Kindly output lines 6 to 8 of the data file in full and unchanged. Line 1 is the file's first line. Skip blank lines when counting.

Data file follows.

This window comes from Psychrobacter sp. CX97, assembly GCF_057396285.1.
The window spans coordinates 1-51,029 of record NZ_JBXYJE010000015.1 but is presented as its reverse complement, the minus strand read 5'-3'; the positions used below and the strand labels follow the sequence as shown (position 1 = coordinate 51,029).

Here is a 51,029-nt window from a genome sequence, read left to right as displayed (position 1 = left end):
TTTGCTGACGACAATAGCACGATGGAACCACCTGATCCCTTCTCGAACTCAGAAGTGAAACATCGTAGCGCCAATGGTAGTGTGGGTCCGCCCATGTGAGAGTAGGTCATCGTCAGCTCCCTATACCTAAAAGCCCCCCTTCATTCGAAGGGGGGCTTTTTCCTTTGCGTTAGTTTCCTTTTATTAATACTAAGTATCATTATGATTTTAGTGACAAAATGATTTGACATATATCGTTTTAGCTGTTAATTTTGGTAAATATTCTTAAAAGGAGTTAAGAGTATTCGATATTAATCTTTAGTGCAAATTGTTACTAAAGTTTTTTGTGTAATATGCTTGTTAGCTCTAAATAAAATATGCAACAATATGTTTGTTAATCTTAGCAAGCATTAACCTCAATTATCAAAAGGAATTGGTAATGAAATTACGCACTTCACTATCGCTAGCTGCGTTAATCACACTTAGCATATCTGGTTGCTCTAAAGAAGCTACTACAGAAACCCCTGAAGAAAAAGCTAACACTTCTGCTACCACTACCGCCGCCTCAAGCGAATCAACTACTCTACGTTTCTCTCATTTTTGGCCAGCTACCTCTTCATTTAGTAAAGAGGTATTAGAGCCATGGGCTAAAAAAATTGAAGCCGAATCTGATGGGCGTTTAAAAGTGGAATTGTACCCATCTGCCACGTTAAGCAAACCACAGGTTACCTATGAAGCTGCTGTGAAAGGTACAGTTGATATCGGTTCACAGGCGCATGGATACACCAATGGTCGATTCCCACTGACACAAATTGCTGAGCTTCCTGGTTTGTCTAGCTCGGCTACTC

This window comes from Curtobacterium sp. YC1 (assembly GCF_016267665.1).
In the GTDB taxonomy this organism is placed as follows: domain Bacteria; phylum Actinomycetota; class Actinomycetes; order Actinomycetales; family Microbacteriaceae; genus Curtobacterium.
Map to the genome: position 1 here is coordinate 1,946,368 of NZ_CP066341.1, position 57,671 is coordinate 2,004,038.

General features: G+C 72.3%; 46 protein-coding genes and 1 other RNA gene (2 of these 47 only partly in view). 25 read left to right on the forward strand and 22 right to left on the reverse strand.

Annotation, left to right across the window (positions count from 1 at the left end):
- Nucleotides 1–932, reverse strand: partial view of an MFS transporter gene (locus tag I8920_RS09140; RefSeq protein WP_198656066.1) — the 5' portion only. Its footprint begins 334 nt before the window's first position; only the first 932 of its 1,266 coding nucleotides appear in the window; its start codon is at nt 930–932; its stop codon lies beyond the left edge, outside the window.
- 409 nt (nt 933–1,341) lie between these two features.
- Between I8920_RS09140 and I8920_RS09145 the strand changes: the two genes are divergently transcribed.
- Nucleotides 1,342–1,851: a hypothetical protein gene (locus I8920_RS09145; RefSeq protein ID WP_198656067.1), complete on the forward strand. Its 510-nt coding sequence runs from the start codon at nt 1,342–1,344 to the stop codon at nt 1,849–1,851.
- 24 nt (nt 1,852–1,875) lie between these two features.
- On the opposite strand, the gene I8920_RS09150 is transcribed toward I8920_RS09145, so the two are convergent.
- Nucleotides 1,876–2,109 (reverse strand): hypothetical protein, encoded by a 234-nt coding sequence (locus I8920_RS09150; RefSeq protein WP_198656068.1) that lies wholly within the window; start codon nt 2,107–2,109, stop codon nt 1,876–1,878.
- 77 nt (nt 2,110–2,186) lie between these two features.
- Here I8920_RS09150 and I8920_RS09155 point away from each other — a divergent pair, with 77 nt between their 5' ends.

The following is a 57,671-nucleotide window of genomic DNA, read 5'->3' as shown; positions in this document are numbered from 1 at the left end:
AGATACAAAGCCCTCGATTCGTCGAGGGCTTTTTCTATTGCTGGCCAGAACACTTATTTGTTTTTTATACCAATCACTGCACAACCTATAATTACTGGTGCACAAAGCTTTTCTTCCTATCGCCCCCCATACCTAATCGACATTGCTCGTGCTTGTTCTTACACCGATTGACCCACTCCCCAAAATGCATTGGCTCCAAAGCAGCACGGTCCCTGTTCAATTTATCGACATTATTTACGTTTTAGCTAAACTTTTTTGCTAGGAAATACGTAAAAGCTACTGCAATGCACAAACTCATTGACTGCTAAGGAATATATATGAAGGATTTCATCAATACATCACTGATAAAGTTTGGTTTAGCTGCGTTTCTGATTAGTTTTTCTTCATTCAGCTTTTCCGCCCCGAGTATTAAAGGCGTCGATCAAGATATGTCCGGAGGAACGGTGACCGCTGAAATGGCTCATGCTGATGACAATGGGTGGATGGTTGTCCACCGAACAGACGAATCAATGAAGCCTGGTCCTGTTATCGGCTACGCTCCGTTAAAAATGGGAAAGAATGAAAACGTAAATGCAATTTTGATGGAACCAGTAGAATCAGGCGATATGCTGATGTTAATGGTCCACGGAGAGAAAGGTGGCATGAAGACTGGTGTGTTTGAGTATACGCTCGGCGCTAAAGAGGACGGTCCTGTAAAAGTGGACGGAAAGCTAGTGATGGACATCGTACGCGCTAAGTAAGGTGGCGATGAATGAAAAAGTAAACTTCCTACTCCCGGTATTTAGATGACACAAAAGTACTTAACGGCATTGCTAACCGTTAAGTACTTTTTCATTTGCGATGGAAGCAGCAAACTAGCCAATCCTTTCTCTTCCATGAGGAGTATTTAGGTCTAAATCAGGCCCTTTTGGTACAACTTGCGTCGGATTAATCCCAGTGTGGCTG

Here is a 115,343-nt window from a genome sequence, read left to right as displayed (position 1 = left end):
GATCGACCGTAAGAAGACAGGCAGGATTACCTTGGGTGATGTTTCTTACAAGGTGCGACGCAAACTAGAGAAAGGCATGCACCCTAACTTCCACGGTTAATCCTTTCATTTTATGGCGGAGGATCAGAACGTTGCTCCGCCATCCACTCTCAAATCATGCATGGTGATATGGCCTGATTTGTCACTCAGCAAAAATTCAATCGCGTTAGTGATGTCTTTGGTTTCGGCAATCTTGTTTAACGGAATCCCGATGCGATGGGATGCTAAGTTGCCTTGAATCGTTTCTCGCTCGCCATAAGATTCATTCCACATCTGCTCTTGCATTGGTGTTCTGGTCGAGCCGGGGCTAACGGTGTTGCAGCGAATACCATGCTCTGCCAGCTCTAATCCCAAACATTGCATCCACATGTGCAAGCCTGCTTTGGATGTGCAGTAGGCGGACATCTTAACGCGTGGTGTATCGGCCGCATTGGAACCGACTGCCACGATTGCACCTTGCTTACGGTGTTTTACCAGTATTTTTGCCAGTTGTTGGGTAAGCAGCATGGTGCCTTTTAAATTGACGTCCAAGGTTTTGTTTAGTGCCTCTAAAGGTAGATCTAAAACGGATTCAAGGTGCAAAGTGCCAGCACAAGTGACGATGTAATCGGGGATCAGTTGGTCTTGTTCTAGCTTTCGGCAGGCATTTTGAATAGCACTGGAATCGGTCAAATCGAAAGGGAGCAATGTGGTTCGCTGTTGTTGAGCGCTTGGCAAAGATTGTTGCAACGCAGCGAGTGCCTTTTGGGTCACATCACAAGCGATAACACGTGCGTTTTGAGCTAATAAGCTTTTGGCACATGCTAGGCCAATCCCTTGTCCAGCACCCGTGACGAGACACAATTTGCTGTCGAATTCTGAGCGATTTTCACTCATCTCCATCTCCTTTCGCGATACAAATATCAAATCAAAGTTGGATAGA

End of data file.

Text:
In the GTDB taxonomy this organism is placed as follows: domain Bacteria; phylum Actinomycetota; class Actinomycetes; order Actinomycetales; family Microbacteriaceae; genus Curtobacterium.
Map to the genome: position 1 here is coordinate 1,946,368 of NZ_CP066341.1, position 57,671 is coordinate 2,004,038.

General features: G+C 72.3%; 46 protein-coding genes and 1 other RNA gene (2 of these 47 only partly in view). 25 read left to right on the forward strand and 22 right to left on the reverse strand.